@Hulie   OK.  That is odd.   What income code number appears in block 1 of the 1042-S?  Is it by any chance 30 (Original Issue Discount = OID) or 31 (short-term OID)?   What exemption code number appears in block 3a?   Any taxes withheld per block 7a?   Ordinarily because of their short-term nature T-bills are not subject to OID computation and reporting for US citizens.  However, there might be a different rule under Chapter 3 of the IRC (Non-resident Alien reporting and withholding) of which I am not aware.   Please do let us know what's on the 1042-S.   In any event, if no taxes were withheld then for US tax purposes, if you have nothing else to report, you can ignore the thing for US tax purposes. No return, no nothing. Nada.   As far as German taxes are concerned I am no expert but the last time I looked Germany had yet to develop anything as sophisticated as the US rules on OID for so-called "zero coupon bonds".  The Finanzamt will likely be happy to wait until your 2019 tax return shows up reporting your gain realized when the T-bill matures in 2019.   FWIW here is what Wikipedia says about the German tax rules:   Bei im Privatvermögen befindlichen Anlagen ist nach dem Steuerrecht der Bundesrepublik Deutschland eine Versteuerung der Erträge erst bei Fälligkeit oder vorherigem Verkauf der Wertpapiere vorzunehmen, so dass die implizite Wiederanlage der rechnerischen Bruttozinserträge erfolgt. Im Betriebsvermögen besteht diese Möglichkeit nicht, soweit der Steuerpflichtige bilanziert. Andere Rechtsordnungen, wie die USA, besteuern bei Nullkuponanlagen jährlich einen fiktiven Zins.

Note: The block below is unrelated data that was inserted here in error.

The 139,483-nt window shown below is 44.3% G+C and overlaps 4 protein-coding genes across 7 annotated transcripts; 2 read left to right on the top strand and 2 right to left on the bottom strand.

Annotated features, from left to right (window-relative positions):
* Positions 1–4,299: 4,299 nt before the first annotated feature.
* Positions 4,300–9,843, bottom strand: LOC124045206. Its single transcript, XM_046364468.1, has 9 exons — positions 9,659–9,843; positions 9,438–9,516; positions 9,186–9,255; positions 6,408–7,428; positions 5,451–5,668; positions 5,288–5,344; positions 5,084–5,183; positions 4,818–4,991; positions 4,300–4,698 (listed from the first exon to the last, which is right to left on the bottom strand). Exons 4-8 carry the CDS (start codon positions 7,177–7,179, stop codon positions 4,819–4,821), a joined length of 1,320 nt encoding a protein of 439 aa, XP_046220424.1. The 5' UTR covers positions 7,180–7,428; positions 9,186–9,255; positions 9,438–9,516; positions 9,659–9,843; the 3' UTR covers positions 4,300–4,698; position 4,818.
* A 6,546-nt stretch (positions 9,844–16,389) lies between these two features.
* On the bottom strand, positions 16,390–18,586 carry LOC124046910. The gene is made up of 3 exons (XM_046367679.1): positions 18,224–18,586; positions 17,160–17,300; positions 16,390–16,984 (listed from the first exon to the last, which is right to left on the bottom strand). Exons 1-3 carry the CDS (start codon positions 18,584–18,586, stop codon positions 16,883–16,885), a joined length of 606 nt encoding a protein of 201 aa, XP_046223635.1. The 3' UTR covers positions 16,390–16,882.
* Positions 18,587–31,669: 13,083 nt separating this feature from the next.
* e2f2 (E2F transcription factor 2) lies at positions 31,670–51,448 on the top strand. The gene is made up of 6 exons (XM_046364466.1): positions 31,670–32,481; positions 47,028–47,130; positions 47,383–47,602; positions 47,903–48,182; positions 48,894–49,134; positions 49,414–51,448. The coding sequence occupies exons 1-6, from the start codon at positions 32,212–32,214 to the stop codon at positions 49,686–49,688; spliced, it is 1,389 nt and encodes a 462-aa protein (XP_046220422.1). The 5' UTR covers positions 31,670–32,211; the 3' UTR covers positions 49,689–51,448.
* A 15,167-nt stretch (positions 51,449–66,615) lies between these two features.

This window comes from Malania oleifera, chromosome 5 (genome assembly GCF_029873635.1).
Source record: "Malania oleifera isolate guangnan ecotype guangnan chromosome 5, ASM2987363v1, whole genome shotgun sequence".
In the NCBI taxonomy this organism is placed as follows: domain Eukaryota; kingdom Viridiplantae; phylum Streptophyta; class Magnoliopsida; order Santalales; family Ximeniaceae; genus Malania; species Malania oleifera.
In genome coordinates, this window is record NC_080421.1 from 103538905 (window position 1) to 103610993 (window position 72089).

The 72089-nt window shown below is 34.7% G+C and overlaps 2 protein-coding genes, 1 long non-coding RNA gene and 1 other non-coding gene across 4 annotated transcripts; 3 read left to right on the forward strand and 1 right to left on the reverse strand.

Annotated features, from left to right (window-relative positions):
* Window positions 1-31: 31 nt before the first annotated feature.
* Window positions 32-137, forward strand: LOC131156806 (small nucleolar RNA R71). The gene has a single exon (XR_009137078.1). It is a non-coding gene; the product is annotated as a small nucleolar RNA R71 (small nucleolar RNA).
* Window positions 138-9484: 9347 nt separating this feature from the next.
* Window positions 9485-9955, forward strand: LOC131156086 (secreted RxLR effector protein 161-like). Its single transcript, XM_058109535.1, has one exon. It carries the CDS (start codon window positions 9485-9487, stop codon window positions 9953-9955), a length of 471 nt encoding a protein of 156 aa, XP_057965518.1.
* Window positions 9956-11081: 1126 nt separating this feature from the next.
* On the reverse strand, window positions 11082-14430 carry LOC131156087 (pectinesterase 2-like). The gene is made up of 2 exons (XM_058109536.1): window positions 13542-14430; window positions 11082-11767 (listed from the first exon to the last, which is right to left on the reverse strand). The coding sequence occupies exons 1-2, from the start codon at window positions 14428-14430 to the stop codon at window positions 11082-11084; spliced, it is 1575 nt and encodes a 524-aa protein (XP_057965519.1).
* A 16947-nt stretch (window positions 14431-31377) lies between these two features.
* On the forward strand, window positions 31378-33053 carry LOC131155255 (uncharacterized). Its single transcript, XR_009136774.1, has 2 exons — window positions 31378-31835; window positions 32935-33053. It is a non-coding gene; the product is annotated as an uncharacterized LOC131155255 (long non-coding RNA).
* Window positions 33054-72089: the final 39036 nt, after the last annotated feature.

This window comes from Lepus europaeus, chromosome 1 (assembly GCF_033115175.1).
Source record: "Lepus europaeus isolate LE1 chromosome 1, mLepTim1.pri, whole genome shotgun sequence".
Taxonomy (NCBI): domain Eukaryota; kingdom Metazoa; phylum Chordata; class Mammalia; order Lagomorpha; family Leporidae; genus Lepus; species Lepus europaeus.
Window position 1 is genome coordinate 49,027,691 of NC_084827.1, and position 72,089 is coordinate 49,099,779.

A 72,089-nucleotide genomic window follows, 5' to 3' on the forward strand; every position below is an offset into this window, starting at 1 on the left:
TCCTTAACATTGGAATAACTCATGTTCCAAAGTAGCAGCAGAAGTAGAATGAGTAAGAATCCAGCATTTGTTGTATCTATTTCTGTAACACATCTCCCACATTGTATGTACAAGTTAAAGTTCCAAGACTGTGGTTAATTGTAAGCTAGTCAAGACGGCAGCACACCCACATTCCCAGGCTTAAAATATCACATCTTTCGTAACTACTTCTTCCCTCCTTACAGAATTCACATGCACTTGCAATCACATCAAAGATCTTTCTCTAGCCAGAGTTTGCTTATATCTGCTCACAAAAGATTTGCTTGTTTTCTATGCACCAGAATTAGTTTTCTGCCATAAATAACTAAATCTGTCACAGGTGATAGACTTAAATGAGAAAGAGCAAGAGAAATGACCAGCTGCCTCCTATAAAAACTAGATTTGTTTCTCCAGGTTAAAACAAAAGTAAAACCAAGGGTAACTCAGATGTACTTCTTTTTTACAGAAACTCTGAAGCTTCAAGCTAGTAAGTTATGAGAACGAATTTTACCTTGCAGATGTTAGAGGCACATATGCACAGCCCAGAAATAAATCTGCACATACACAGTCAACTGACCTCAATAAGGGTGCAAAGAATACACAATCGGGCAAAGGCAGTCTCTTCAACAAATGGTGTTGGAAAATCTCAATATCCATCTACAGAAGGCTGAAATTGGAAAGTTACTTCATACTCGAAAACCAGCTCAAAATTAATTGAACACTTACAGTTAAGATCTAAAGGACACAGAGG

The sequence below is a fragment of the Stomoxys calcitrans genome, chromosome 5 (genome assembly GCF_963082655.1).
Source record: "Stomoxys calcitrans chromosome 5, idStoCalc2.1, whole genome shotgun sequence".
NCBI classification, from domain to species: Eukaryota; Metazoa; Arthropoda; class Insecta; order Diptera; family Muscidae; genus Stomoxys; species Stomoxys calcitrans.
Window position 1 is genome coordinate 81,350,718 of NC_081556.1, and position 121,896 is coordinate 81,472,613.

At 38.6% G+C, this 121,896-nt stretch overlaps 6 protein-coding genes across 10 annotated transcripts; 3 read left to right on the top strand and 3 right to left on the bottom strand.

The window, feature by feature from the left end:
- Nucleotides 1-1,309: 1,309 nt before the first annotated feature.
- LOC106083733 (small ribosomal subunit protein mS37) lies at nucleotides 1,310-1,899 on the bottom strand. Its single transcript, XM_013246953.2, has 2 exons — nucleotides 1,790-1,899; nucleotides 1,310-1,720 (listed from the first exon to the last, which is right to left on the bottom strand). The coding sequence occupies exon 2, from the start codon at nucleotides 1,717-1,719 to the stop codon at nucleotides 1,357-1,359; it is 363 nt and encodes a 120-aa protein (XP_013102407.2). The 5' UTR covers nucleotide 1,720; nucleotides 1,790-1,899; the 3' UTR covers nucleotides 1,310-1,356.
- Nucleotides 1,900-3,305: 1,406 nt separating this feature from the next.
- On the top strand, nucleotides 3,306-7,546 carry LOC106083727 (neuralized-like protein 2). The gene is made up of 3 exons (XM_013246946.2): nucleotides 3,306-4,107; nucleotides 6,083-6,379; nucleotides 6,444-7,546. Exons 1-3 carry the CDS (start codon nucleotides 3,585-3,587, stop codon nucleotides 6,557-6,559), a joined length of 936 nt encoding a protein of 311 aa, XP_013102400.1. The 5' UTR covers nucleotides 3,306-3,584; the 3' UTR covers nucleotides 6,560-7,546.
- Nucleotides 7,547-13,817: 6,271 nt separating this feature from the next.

12. Tax on foreign income

    @Hulie   A 1042-S is an informational return issued to a non-resident alien (NRA) of the United States.   It is issued because the withholding agent (your broker) a) has received a W-8BEN from you certifying your NRA status or b ) because you ignored requests to provide a withholding certificate of any kind (e.g. W-8BEN or W-9) and the withholding agent has no information indicating you are a US citizen or LPR and is using your foreign address as the default indicator that you are an NRA.   It is issued only when there is income to report.  Unlike the 1099 information return series which are used to report income of US citizens or lawful permanent residents ("green card holders") and come in a wide variety depending on the type of income being reported (e.g. 1099-INT, 1099-OID, 1099-B, 1099-DIV, 1099-MISC, 1099-S, 1099-R etc, etc. ad nauseum), the 1042-S is used to report a vast array of different types of income, whether it is exempt from US taxes - and if so, why - the amount of US taxes withheld, etc. etc.   A different 1042-S will be issued for each different type of income (identified in Block 1 of the form).   So, the first question raised is:  is you or is you not a US Citizen or LPR?   The second question is:  You mention only buying a T-bill in 2018. This by itself would not have triggered the issuance of a 1042-S (or 1099 for that matter) for 2018 income, so what other income might you have had in 2018 to warrant issue to you of a 1042-S?   I have not the faintest idea at this point what you do or do not have to report to whom in what amount and for what time frame.    
  13. Tax on foreign income